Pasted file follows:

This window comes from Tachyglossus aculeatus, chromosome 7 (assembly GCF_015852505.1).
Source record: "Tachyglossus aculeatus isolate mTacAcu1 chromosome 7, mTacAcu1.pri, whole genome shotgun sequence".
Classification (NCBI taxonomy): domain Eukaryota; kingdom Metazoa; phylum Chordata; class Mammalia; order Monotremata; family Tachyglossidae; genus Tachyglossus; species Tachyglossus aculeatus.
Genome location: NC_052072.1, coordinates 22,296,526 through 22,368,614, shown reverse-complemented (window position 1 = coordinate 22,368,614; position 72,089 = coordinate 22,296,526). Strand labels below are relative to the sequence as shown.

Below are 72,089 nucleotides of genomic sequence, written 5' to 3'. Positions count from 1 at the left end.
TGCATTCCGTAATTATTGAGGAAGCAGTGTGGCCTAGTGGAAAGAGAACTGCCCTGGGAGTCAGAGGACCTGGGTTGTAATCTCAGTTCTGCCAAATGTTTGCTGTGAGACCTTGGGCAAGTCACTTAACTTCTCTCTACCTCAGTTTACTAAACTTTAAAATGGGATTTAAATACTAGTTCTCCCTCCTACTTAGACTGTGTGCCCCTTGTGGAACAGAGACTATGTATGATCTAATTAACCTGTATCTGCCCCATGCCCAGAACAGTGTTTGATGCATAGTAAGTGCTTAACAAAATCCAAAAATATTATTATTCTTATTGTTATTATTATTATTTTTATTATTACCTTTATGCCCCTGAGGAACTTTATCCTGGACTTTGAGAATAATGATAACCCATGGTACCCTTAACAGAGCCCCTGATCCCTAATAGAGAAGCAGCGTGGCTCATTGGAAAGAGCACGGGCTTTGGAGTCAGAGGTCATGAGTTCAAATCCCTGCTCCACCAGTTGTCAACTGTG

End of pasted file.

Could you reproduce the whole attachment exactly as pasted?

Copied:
This window comes from Tachyglossus aculeatus, chromosome 7 (assembly GCF_015852505.1).
Source record: "Tachyglossus aculeatus isolate mTacAcu1 chromosome 7, mTacAcu1.pri, whole genome shotgun sequence".
Classification (NCBI taxonomy): domain Eukaryota; kingdom Metazoa; phylum Chordata; class Mammalia; order Monotremata; family Tachyglossidae; genus Tachyglossus; species Tachyglossus aculeatus.
Genome location: NC_052072.1, coordinates 22,296,526 through 22,368,614, shown reverse-complemented (window position 1 = coordinate 22,368,614; position 72,089 = coordinate 22,296,526). Strand labels below are relative to the sequence as shown.

Below are 72,089 nucleotides of genomic sequence, written 5' to 3'. Positions count from 1 at the left end.
TGCATTCCGTAATTATTGAGGAAGCAGTGTGGCCTAGTGGAAAGAGAACTGCCCTGGGAGTCAGAGGACCTGGGTTGTAATCTCAGTTCTGCCAAATGTTTGCTGTGAGACCTTGGGCAAGTCACTTAACTTCTCTCTACCTCAGTTTACTAAACTTTAAAATGGGATTTAAATACTAGTTCTCCCTCCTACTTAGACTGTGTGCCCCTTGTGGAACAGAGACTATGTATGATCTAATTAACCTGTATCTGCCCCATGCCCAGAACAGTGTTTGATGCATAGTAAGTGCTTAACAAAATCCAAAAATATTATTATTCTTATTGTTATTATTATTATTTTTATTATTACCTTTATGCCCCTGAGGAACTTTATCCTGGACTTTGAGAATAATGATAACCCATGGTACCCTTAACAGAGCCCCTGATCCCTAATAGAGAAGCAGCGTGGCTCATTGGAAAGAGCACGGGCTTTGGAGTCAGAGGTCATGAGTTCAAATCCCTGCTCCACCAGTTGTCAACTGTG